Pharmacy adds drug disposal box


BENNINGTON — Without any fanfare, The Pharmacy in Bennington has installed a drug disposal box, making it the eighth Bennington County location where the public can safely get rid of unwanted prescription drugs and over-the-counter medication.

A sign on the box says it accepts items including prescription patches, prescription ointments and vitamins — but not syringes or illicit drugs. Liquid meds are accepted as long as they're less than 4 ounces.

More than half the people who misuse prescription drugs in Vermont get them from a friend or relative, "often just going into their medicine cabinet or pills that are left on the kitchen counter," said Pharmacist Michael Leake of The Pharmacy, citing data from the state Department of Health.

"What we're trying to do is be part of the broader solution," he said. "It's kind of new that pharmacies have the boxes, and people are just finding out about this."

The Pharmacy in Bennington is the eighth location in the county to install a drug disposal box, said Maryann Morris, executive director of The Collaborative, a Londonderry-based nonprofit organization that supports a substance-free youth.

In partnership with the nonprofit, the Bennington County Sheriff's Office set up the county's first drug disposal box in 2010.

A group convened by The Collaborative, called the Shires RX Alliance, has since worked to install boxes at the police departments in Bennington, Manchester and Winhall. There are also boxes at Southern Vermont Medical Center, The Pharmacy in Manchester and CVS in Bennington.

Only law enforcement agencies, pharmacies and medical centers with an in-house pharmacy are permitted to have permanent collection boxes, Morris said. The alliance strives to promote collection efforts and educate the community about the proper use and storage of prescription drugs.

To ensure the boxes' security, procedures guided by the U.S. Drug Enforcement Administration are put in place.

Laying out the policy and procedures was the most challenging part of the yearlong effort to get The Pharmacy's Bennington box installed, said Leake, who coordinated the project.

The Pharmacy has a security camera that hangs right above the disposal box. The metal box is bolted to the floor, and the slot where items are dropped is locked at the end of each business day.

The green box — which contains a lined cardboard box that catches the deposited medication — can be opened only with the use of two keys. One key is held by The Pharmacy and the other by the Bennington Police Department.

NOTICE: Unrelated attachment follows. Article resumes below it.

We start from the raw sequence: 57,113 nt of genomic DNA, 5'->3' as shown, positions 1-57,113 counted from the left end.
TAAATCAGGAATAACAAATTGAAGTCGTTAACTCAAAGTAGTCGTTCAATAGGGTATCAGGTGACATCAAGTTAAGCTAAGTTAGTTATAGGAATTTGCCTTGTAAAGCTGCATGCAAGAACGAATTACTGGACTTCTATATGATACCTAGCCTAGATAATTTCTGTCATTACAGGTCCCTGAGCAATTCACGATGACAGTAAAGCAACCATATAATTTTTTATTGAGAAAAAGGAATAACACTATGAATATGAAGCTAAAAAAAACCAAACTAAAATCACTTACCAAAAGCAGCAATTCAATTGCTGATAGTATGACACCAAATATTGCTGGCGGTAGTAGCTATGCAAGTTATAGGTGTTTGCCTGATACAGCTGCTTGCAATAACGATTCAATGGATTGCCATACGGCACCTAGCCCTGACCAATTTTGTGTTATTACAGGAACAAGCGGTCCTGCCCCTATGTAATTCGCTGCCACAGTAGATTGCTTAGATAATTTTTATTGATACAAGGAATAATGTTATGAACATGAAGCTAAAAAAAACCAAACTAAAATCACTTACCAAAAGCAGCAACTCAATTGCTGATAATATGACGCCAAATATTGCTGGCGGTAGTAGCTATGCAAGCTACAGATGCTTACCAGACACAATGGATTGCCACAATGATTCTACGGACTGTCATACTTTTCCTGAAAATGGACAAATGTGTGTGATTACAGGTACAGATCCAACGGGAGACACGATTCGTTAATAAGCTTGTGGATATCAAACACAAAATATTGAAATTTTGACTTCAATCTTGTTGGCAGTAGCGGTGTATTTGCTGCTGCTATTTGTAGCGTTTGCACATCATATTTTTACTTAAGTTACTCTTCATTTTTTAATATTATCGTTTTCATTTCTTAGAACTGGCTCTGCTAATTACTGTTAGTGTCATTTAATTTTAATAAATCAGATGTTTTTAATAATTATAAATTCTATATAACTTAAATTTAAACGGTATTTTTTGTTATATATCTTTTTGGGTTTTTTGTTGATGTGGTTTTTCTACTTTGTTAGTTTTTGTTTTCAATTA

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Once the cardboard box is full, police come to seal it. It's then taken to an undisclosed site to be burned.

"The whole thing gets destroyed," Bennington Police Chief Paul Doucette said during the unveiling of the box at The Pharmacy in Bennington on Thursday. "No one opens the box to see what's inside."

"It's completely anonymous," Victoria Silsby, prevention specialist at The Collaborative, said. People who use the box can black out the names on their prescription bottles if this makes them feel more comfortable, she added.

Between 2018 and the present, approximately 2,700 pounds of medication have been collected through disposal boxes around the state, according to the Vermont Department of Health.

A grant from the department has helped medical centers and pharmacies set up their drug disposal boxes. Recipients include The Pharmacy in both Bennington and Manchester.

The Pharmacy in Bennington is expecting its disposal box to be filled every three to five weeks. This means bringing in a new cardboard and DEA-certified liner, a kit priced around $200, including the cost of shipping, drug disposal and online document management.

Phil O'Neill, owner of The Pharmacy, is hoping the disposal boxes will encourage more members of the public to drop off their unwanted medication.

"Nobody's going to question them," he said. "It's free and open." The boxes are accessible as long as the pharmacies are open.


The Collaborative is looking for individuals and groups willing to sponsor the disposal box kits, so the cost won't discourage eligible locations from installing them. To contact The Collaborative, call (802) 824-4200 or email

Michael Leake, who is willing to help other pharmacies develop their own drug disposal programs, can be reached at (802) 442-5602 or

Contact Tiffany Tan at, @tiffgtan at Twitter and 802-447-7567 ext. 122.


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